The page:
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So after a lot of searching, and help from people on these forums, I have discovered that the "hardware" RAID on my new motherboard is, in fact, no such thing. ...
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  1. #1
    Linux Guru smolloy's Avatar
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    Fake-RAID annoyances


    So after a lot of searching, and help from people on these forums, I have discovered that the "hardware" RAID on my new motherboard is, in fact, no such thing. It is a fake-RAID that it configured through the BIOS to fool you into thinking that you have a hardware RAID.

    Ideas to get around this,
    1/ Drop the idea of having RAID 0, and be happy with two SATA II drives. They should be fast enough.
    2/ Buy a small hdd to use as a boot drive. Put only the necessary partitions onto this drive, and keep everything else on the fake-RAID.

    I am going to go with option 1.

    Questions:
    1/ I would like to hear if option 2 is possible, and, if so, what would I have to put onto the boot hdd? Obviously /boot would have to be there, but what about /etc? Would everything have to go there except for /home?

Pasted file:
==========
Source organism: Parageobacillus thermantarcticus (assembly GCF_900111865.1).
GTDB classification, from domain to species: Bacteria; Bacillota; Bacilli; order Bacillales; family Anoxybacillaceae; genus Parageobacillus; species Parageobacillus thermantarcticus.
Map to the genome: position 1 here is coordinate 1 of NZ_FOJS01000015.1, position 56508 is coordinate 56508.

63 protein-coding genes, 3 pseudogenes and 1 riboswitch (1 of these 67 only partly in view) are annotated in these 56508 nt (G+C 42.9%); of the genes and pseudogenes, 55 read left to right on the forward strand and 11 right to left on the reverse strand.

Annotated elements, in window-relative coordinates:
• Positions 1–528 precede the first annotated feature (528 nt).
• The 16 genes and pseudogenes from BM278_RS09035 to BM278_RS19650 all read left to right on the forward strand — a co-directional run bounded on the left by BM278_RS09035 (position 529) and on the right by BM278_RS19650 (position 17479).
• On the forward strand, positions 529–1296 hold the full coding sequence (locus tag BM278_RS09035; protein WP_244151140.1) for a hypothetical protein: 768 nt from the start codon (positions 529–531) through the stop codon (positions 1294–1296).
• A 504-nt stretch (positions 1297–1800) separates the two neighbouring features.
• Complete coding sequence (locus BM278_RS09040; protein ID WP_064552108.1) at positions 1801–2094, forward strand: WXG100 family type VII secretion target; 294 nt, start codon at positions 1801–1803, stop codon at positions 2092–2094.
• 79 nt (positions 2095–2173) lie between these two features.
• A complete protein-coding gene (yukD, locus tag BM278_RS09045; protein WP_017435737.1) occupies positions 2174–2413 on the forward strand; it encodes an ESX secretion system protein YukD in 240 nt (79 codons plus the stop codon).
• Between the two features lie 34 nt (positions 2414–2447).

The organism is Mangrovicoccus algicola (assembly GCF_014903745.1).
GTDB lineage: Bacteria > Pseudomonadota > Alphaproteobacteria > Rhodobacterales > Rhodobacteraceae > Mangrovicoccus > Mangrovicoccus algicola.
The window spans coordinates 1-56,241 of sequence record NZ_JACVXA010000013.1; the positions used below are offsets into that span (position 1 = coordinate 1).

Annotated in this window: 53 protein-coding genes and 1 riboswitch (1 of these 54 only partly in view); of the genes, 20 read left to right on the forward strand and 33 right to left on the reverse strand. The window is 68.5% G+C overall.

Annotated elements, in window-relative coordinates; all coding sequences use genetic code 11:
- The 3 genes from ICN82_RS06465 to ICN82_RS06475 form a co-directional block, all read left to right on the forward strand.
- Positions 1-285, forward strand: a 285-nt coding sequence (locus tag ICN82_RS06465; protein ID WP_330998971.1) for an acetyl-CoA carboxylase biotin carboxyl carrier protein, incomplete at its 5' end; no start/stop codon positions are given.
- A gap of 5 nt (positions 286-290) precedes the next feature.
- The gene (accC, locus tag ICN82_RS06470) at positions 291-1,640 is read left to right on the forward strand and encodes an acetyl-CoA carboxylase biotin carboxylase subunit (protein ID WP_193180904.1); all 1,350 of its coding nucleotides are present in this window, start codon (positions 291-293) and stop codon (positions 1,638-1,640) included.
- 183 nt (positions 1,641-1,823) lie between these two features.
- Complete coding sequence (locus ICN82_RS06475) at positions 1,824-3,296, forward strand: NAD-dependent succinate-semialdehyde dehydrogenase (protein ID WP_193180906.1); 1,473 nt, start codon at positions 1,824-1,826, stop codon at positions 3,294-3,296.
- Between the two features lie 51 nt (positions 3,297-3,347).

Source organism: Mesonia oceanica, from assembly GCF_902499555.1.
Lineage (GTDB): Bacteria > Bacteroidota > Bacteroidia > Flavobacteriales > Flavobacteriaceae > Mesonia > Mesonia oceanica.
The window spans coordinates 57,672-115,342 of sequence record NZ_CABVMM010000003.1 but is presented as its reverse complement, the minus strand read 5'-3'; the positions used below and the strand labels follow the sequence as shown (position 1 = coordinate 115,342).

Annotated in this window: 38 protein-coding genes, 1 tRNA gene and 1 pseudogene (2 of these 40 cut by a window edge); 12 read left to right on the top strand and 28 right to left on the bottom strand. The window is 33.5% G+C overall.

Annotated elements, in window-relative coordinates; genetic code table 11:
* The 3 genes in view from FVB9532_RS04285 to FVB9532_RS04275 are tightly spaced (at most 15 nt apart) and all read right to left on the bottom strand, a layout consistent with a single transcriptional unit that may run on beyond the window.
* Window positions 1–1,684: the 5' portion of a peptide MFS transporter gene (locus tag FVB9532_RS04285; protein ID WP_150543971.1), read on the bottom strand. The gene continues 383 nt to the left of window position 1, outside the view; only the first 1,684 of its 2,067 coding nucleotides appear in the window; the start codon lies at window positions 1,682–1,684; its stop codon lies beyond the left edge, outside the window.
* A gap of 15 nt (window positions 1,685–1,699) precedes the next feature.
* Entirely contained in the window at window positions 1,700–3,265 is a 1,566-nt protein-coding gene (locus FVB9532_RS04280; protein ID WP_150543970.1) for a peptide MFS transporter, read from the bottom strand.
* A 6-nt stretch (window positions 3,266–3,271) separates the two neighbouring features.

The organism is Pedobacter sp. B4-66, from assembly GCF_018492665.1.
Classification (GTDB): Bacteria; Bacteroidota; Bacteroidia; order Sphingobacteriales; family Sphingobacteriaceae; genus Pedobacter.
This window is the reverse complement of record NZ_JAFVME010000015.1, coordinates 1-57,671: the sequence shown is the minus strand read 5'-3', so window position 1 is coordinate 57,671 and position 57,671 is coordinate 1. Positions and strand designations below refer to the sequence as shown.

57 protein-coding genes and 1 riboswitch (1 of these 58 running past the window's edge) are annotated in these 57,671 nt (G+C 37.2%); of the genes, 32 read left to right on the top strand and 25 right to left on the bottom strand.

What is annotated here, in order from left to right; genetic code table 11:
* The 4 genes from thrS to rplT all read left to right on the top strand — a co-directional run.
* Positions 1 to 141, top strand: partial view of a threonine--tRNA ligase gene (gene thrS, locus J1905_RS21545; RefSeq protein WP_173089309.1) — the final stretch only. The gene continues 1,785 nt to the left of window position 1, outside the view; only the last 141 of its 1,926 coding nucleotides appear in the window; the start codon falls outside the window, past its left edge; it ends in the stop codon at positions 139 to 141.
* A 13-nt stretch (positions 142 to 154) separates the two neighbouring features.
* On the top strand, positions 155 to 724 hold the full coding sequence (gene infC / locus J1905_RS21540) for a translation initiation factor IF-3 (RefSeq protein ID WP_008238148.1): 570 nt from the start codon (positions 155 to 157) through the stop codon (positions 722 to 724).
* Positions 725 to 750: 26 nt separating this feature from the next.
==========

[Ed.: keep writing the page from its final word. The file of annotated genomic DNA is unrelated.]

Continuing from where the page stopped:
2/ Are there any other options I have neglected?
    Registered Linux user #388328 || Registered LFS user #15880
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  2. #2
    Linux Guru smolloy's Avatar
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    What I ended up doing was to make a /boot and a swap partition at the start of one of my 250GB drives, and then use LVM to make one big group out of the rest, plus the entire second 250GB drive. I then partitioned this between /home and /.

    The other two 250GB drives I have -- which I intended as the mirror part of my RAID 0+1 -- will be used as a more standard backup. At least now they'll be safe from accidental rm -rf * !!!

    BTW: I'm writing this from my single boot SUSE64 10.1 machine. My first single boot Linux experience! The training wheels are now off!!!
    Registered Linux user #388328 || Registered LFS user #15880
    AMD 64 X2 4600+ :: 2X1GB DDR2 800 :: GeForce 9400 GT 512MB :: ASUS M2N32 Deluxe :: 4X250GB SATAII
    Need instant help? Try us on IRC -- #linuxforums on freenode

  3. #3
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    I used to have 4x20GB drives, and I used one for boot and root partitions, and the other three were in a RAID 5. I actually use LVM and have a root partition plus a 500GB /home over the remainder of the two 320GB drives. Works well, if a disk goes you just lose what's on that disk. There's no parity but it keeps losses to a minimum.

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